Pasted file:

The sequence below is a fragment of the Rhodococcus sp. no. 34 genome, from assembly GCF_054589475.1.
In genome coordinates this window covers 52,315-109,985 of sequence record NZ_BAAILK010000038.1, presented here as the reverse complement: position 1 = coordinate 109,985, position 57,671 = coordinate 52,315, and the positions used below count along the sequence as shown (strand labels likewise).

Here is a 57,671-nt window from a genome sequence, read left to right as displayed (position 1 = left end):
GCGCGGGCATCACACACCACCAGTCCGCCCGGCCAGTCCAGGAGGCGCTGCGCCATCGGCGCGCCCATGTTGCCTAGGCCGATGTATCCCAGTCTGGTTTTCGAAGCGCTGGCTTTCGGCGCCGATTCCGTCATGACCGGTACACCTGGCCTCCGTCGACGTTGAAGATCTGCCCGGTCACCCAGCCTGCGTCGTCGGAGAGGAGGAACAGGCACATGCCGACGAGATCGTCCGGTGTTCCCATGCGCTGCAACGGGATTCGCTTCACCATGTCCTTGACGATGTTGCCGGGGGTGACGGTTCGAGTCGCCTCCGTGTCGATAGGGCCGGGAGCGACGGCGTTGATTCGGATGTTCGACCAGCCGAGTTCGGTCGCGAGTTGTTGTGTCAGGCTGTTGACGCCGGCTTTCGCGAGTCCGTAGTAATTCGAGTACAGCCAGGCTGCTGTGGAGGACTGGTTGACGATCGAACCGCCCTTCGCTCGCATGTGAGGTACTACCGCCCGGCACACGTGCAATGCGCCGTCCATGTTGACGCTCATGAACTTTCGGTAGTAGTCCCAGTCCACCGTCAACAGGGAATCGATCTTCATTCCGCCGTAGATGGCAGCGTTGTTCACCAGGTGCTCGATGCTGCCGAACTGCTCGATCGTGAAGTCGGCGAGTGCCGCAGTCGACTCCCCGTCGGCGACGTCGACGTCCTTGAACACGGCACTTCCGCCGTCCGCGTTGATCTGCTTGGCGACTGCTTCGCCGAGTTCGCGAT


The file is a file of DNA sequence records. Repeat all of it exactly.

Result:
The sequence below is a fragment of the Rhodococcus sp. no. 34 genome, from assembly GCF_054589475.1.
In genome coordinates this window covers 52,315-109,985 of sequence record NZ_BAAILK010000038.1, presented here as the reverse complement: position 1 = coordinate 109,985, position 57,671 = coordinate 52,315, and the positions used below count along the sequence as shown (strand labels likewise).

Here is a 57,671-nt window from a genome sequence, read left to right as displayed (position 1 = left end):
GCGCGGGCATCACACACCACCAGTCCGCCCGGCCAGTCCAGGAGGCGCTGCGCCATCGGCGCGCCCATGTTGCCTAGGCCGATGTATCCCAGTCTGGTTTTCGAAGCGCTGGCTTTCGGCGCCGATTCCGTCATGACCGGTACACCTGGCCTCCGTCGACGTTGAAGATCTGCCCGGTCACCCAGCCTGCGTCGTCGGAGAGGAGGAACAGGCACATGCCGACGAGATCGTCCGGTGTTCCCATGCGCTGCAACGGGATTCGCTTCACCATGTCCTTGACGATGTTGCCGGGGGTGACGGTTCGAGTCGCCTCCGTGTCGATAGGGCCGGGAGCGACGGCGTTGATTCGGATGTTCGACCAGCCGAGTTCGGTCGCGAGTTGTTGTGTCAGGCTGTTGACGCCGGCTTTCGCGAGTCCGTAGTAATTCGAGTACAGCCAGGCTGCTGTGGAGGACTGGTTGACGATCGAACCGCCCTTCGCTCGCATGTGAGGTACTACCGCCCGGCACACGTGCAATGCGCCGTCCATGTTGACGCTCATGAACTTTCGGTAGTAGTCCCAGTCCACCGTCAACAGGGAATCGATCTTCATTCCGCCGTAGATGGCAGCGTTGTTCACCAGGTGCTCGATGCTGCCGAACTGCTCGATCGTGAAGTCGGCGAGTGCCGCAGTCGACTCCCCGTCGGCGACGTCGACGTCCTTGAACACGGCACTTCCGCCGTCCGCGTTGATCTGCTTGGCGACTGCTTCGCCGAGTTCGCGAT